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Zhang Jindong delivers a speech during a press conference on Suning's Acquisition of Inter Milan in Nanjing, Jiangsu province in June 2016. He paid US$306 million for about 70 per cent of the club. Photo: AFP

ExclusiveSuning founder Zhang Jindong faces hostile creditors in attempt to delay US$600 million bond repayment

  • Creditors including Chinese lenders said to be preparing to demand for repayment, although a compromise may still be reached
  • Other lenders have earlier sued in mainland and Hong Kong courts to recover their debts
Bonds billionaire founder Zhang Jindong is trying to buy more time to repay a US$600 million bond due next week, one of his largest chunks of debt, after losing control of his flagship company in July. Some creditors are said to be resisting.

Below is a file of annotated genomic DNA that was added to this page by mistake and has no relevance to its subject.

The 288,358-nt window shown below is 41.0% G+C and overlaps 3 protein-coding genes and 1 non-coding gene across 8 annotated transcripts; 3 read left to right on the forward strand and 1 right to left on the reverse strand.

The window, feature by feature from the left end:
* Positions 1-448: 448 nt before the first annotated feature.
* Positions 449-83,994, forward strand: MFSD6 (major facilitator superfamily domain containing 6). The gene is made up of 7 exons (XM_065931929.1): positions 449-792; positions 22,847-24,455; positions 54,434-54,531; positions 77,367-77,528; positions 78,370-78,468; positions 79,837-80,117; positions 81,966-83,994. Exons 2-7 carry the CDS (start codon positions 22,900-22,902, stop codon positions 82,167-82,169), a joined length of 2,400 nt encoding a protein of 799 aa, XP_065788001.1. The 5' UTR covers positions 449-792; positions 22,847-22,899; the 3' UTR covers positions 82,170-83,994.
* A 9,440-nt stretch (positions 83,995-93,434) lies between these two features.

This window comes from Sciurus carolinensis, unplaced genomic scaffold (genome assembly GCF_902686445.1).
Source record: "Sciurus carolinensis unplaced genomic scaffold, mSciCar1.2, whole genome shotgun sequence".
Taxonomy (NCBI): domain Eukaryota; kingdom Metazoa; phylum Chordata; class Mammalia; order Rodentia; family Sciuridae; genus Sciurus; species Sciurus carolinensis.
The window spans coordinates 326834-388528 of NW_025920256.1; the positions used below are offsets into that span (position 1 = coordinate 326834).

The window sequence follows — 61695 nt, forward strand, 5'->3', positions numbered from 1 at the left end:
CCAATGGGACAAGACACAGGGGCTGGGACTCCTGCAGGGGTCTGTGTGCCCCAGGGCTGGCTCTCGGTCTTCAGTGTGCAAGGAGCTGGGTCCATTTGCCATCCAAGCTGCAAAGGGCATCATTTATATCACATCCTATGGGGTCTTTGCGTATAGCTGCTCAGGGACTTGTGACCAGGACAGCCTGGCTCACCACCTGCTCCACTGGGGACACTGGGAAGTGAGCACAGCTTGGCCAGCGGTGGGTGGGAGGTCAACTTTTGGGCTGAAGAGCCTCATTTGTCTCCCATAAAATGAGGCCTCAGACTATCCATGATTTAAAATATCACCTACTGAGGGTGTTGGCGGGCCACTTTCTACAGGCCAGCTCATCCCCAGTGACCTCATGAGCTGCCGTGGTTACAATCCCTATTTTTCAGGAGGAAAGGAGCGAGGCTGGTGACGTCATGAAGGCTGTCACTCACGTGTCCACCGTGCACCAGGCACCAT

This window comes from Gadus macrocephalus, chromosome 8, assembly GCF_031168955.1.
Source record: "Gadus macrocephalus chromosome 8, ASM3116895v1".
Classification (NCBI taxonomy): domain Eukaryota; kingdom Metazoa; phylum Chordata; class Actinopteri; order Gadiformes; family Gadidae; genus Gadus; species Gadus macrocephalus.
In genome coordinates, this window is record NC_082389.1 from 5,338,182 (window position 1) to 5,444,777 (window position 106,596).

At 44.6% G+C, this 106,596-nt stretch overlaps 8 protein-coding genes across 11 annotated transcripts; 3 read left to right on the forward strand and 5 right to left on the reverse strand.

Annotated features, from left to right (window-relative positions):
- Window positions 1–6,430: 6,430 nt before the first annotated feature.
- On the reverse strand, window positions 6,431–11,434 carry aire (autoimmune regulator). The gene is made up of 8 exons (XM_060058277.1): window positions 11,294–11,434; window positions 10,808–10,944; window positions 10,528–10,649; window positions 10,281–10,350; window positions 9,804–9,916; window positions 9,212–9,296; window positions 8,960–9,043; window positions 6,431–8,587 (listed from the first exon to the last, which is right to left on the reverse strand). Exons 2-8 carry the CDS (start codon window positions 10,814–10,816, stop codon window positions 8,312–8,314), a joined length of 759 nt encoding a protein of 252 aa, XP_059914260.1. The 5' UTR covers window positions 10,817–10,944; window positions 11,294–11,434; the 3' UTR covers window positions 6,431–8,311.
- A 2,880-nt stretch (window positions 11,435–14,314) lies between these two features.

A group of bondholders including Bank of Shanghai and Guangdong Huaxing Bank have garnered at least 25 per cent of the securities to demand an immediate repayment, according to people familiar with the plan, speaking to South China Morning Post on condition of anonymity because the information is private.

Zhang’s family-controlled vehicle Suning Appliance Group, the sole guarantor of a US$600 million of bond, is asking creditors to extend the debt maturity to reorganise its finances. The firm is offering a 1 per cent fee sweetener, or US$10 for every US$1,000 of face amount, for their consent.

Suning Appliance kicked off the solicitation process on August 27, seeking commitment from bondholders by September 10 and a meeting on September 20 to vote on two proposals, according to a Hong Kong stock exchange filing. Zhang is seeking waivers to certain events of default for 18 months, and also extend the bond maturity by three years.

Zhang faces an uphill battle to win their backing, as the proposals require no less than 90 per cent majority vote to pass.

Zhang Jindong lost control of his flagship in July. Photo: Shutterstock